Every innovation soon or later gets over, grows out of its age and becomes usual thing... until it gets reinvented. Ingenious reinvention is such a very hard task; you need to keep things simple independently of their inner complex operations and communications – complexity of the structure should not affect simplicity of its usage. This statement is called the principle of encapsulation and it reflects all the basic principles of interaction.

Consider deathmatch gametype in its primary state, introduced more than 10 years ago with first versions of iD’s franchises such as Wolf3D, Quake, Doom and so on. We have a map – virtual environment, players – interacting objects, weapons – player-to-player interaction tools and items – environment-to-player interaction tools. Environment-to-player interaction can have either a positive or a negative influence – positive influence is a result of picking up the item or changing current position, negative one is a result of reflecting player-to-player interaction (self-damage, falling damage). Player-to-player interaction in deathmatch can be only negative. What do “positive” and “negative” mean here? Considering this model we suppose the “positive” thing to improve current player’s position and the “negative” thing to make it worse. In terms of deathmatch, where a player’s position consists of his amount of health, ammo, current set of weapons and place at the map, improvement of every part (i.e. increasing health or ammo) leads to improvement of player’s current position and vice versa.

What’s the main deathmatch guideline? Positive result can be performed only with environment-to-player interaction while negative ones can be reached with both environment-to-player and player-to-player ones. And... the main guideline. The basic term of deathmatch is score. You lose a score if the main part of your position (in terms considerd above) gets zero. In “one versus one” deathmatch its equal to giving the score to your opponent as long as the only difference makes sence. In “free for all” its customary to give the score to the opponent who turned that part of your position to zero. So, player-to-player interaction becomes the main interaction of the deathmatch, because it influences opponent’s position a lot. Whats the problem of such a concept?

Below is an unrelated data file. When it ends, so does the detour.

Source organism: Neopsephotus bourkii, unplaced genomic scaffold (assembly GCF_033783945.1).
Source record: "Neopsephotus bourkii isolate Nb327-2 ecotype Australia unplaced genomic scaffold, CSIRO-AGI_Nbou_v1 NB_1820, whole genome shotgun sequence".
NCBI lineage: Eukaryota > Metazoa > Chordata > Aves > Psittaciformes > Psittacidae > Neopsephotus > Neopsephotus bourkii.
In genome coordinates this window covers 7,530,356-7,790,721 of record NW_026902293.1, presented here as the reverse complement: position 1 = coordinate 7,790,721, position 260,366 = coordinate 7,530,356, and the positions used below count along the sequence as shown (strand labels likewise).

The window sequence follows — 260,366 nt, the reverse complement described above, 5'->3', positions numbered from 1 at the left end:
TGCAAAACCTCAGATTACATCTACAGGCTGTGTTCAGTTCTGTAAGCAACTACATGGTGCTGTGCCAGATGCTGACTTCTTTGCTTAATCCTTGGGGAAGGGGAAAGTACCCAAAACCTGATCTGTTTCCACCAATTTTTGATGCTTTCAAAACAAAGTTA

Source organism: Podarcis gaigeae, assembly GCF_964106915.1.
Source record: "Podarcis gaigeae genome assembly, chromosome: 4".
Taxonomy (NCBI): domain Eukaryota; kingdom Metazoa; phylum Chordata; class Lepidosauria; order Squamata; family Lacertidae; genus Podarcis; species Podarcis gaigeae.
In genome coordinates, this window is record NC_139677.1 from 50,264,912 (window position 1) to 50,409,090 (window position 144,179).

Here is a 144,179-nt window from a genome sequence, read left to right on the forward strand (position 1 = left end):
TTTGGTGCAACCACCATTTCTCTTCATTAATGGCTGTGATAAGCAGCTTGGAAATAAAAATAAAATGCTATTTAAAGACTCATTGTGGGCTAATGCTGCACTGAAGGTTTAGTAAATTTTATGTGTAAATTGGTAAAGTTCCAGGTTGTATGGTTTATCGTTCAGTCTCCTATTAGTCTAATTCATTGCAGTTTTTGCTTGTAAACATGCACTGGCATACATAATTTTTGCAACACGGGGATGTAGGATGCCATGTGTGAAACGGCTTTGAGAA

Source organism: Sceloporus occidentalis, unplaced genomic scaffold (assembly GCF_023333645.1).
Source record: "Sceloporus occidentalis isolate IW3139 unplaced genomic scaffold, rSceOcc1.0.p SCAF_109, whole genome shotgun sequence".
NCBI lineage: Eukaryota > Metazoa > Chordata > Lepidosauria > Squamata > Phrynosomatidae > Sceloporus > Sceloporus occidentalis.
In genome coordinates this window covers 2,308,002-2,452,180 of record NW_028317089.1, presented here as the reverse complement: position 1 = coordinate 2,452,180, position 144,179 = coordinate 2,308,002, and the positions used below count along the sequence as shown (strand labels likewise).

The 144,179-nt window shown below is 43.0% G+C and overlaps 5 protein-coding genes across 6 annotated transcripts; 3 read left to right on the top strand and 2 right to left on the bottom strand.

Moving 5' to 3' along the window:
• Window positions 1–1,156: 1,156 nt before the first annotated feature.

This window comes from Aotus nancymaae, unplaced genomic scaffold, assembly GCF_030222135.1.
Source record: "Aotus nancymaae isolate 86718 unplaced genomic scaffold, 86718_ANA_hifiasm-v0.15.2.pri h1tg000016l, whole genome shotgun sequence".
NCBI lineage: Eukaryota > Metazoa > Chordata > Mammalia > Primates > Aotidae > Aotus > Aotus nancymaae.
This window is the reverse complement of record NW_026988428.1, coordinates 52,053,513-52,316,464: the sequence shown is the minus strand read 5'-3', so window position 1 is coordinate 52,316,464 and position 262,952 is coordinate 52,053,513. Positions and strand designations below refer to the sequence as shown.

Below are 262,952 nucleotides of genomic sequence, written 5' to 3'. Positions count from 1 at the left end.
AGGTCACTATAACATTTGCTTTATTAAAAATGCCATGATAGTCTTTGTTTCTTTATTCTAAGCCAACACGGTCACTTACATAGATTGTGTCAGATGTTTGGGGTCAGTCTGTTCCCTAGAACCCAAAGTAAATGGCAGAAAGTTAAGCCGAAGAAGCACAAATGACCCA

Every interaction takes time to learn and to master it and in ideal concept interaction’s influence should be proportional to that time. But even the ideal concept performed in real life, doesn’t work so perfectly as long as it’s affected with “human element” and banal luck. So the main problem of deathmatch in its initial state is very strong influence of player-to-player interaction which minimizes importance of other interactions making the concept one-sided, flat and disproportional. You can see, it led to decreased deathmatch popularity in last years.

Now its time to reinvent deathmatch! What we need is just to increase the influence of positive environment-to-player interaction, making it fundamental. In new concept you should perform interaction with environment to get a score while player-to-player interaction is performed to prevent it. Why so? Because environment-to-player interaction aspects and tools are more easier to learn and do not take so much to master. Once they are mastered, the concept results in tactical game where you cant rely only on your aim as long as it doesn’t get a score for you, in terms of deathmatch.

What is proposed in practice? Consider a map for duel. Let there be 4 points on the map called bases, which could be reached by a player with some challenge; that should be risky but not hard task. Every base, excepting one which is empty, has a rune (no distinction between runes) which can be stolen from the base by a player. The player who collects all the 3 runes, gets a score, his collected runes spawn at bases on the longest distance from this player (who just got the score) and the nearest to him base gets no rune. If player dies, all his collected runes drop out from him and get pickable at their current place, they do not return to bases. So, as you can see, when runes get shared between players, the fight takes place.

Why is this concept good? It solves most of current deathmatch problems caused by old concept, bringing competition to the next level and just making the game fresh and fun as never before. On the top level, it’s more interesting to watch, because it takes very solid movement skills to get all the runes in the shortest time. No more camping; you can be fragged by an opponent for about 1000 times, but if he doesn’t collect runes, his scores are still zero. That’s kinda strategy and planning skills which are required to win the game – “brain exceeds the aim”. Applying this concept to TDM and FFA with some modifications we can get the most exciting game ever. Didn’t you dream about that all the time?

Some thoughts on another gametypes.
TDM - more runes, for example 7 runes, 8 bases. Team should collect all the 7 runes, then runes spawn, the empty base gets chosen following the same to duel gametype way.
FFA - 1 rune, all the other spawns are empty. After picking the rune it spawns randomly on the one of empty spawns. The game is quite fun when all the players exactly hear where did it spawn and run scared to get it, fragging each other on the move =)